“We are growing, but not as fast as we would like or have been.”
That’s the verdict Netflix sent to shareholders in a letter published following the release of the SVOD giant’s Q2 earnings report on July 18.
While the California-based company’s quarterly global revenue (US$1.96 billion) remained in line with the forecasts projected in Q1, new subscribers, as well as total profits, did not meet projections.
Netflix added 1.7 million subscribers globally—with 1.5 million coming from outside the US—over the quarter, finishing with more than 83 million members worldwide. Three months ago the SVOD had forecast the addition of 2.5 million new members. In Q2 2015, Netflix reported the acquisition of 3.3 million new subscribers globally.
The most recent quarter was one of Netflix’s lowest growth periods for domestic subscribers, with only 160,000 new US members joining the service, well below the predicted 500,000 new US subscribers.
In its letter to shareholders, the company stated that there was some “unexpected churn,” with previous customers choosing to end their Netflix subscriptions (although the number of customers who left the service was not specified in the net additions). The company attributed much of the churn to a highly publicized increase in prices.
While the price hike from US$7.99 to US$9.99 per month had initially been implemented in 2014 for new customers, existing Netflix customers, whose lower prices had been grandfathered for two years, saw monthly sub costs go up in April.
As for the growth in competition—not only from the likes of new players like Fullscreen and YouTube Red, but also from established SVODs like Amazon, which recently added a monthly subscription option, and Hulu, which has been on a major acquisition spree as of late—Netflix doesn’t believe those parties played a major role in its Q2 misses.
While some in the industry have speculated that the VOD market is approaching saturation and is heading toward a slowdown, Netflix is shrugging it off. Netflix says it has observed similar performances over multiple international territories with differing levels of Netflix penetration, and where fewer competitors are available.
International subscriber acquisitions also fell short, with Netflix adding 1.52 million international members, compared to a predicted two million. Netflix now has 33.58 million members living outside of the US.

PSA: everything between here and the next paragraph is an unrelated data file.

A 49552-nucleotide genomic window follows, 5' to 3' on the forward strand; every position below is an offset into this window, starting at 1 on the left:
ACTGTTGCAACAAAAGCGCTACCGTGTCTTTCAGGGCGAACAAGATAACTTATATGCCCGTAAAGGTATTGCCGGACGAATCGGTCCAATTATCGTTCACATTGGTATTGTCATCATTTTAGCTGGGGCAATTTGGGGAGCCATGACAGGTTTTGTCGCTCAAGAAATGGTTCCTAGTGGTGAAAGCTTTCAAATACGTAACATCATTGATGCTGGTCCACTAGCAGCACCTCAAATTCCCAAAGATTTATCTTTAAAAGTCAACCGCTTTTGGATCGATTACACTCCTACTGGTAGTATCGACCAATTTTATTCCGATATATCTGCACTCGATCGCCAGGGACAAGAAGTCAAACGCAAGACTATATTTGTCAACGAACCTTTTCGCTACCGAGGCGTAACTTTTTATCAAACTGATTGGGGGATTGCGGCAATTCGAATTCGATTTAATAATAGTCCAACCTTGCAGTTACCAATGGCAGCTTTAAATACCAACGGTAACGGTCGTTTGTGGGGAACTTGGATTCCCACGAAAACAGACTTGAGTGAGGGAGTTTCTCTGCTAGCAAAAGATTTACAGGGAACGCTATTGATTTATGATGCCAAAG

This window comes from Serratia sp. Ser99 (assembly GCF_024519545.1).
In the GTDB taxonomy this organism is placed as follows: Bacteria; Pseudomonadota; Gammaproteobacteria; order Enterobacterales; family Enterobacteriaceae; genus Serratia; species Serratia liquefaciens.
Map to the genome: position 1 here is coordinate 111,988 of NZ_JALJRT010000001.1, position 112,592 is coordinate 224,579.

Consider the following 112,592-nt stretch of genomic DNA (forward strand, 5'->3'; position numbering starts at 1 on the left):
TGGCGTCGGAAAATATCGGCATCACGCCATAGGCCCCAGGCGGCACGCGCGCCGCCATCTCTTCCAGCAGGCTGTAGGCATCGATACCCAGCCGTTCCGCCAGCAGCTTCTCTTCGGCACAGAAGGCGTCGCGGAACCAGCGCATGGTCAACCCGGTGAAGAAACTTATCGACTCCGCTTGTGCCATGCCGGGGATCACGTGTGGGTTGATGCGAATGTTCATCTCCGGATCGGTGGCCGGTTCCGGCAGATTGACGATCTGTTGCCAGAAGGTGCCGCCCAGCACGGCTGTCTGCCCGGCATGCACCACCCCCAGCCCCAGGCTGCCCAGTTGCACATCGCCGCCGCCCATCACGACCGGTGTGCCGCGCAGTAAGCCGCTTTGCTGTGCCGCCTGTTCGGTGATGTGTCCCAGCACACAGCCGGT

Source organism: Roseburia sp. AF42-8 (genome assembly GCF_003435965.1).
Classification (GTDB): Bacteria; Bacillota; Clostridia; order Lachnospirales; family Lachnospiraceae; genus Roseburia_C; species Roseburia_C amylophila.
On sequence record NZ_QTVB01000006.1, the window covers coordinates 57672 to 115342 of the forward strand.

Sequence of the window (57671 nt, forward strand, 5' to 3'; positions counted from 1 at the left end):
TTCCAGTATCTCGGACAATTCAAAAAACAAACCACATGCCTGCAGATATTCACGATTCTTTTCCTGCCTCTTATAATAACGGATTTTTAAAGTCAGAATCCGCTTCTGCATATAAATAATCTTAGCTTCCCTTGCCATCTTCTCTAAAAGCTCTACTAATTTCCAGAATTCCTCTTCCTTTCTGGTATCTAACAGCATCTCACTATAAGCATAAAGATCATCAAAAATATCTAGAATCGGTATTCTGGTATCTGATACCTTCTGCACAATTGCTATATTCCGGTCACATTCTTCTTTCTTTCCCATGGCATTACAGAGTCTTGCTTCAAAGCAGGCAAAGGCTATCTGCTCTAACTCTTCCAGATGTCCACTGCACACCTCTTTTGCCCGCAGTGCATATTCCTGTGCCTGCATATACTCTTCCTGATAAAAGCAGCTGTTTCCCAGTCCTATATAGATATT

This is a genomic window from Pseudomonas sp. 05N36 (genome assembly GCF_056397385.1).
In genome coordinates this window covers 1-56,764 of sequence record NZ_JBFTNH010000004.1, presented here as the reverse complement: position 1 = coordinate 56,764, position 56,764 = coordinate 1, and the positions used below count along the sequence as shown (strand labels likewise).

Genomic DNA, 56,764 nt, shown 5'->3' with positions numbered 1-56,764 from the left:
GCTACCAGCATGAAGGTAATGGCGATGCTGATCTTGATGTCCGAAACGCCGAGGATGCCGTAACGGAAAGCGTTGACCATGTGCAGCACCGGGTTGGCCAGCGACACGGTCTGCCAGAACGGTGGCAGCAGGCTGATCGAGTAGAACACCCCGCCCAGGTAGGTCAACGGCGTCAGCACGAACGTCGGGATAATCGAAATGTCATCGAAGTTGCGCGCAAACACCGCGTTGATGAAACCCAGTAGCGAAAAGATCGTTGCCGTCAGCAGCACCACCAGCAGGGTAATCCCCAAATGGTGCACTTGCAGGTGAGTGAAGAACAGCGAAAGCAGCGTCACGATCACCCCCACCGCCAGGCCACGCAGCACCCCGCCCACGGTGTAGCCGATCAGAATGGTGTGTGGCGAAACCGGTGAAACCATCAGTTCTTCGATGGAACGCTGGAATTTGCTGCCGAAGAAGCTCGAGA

International operations losses, meanwhile, were not as significant as expected. Despite its expansion into 90 new territories earlier this year, Netflix pulled in US$758 million in international revenue (projected in Q1 at US$754 million) with an operating loss of US$69 million. (Netflix had predicted a loss of US$80 million in April.)
Looking ahead, Netflix’s Q3 predictions are on the modest side. The SVOD is estimating the addition of just 300,000 US subscribers as grandfathered pricing continues to be eliminated. It also predicts the 2016 Rio Olympics will draw more eyeballs to broadcast TV and take them away from SVOD services, a pattern Netflix observed during the 2012 games.
As for its international strategy, the idea is to make the service friendlier to subscribers with the addition of local languages in the user interface, subtitles and dubbing. The company expects to localize the service in Poland and Turkey in Q3. Over the past six months, it has also announced a number of non-English-language original series and films in its international territories, including Brazil, Germany, India, Italy, Japan and more.
Netflix has also been active in acquiring exclusive, licensed content and boosting its lineup of new original kids series—including the live-action tween drama The Greenhouse, animated series Stretch Armstrong and a musical update of MGA Entertainment’s toy-based property Lalaloopsy. And just last month, Netflix paired with The Jim Henson Company to produce Julie’s Greenroom, a new 13 x half-hour preschool show co-created by and starring Oscar winner Julie Andrews and a cast of original puppet kids.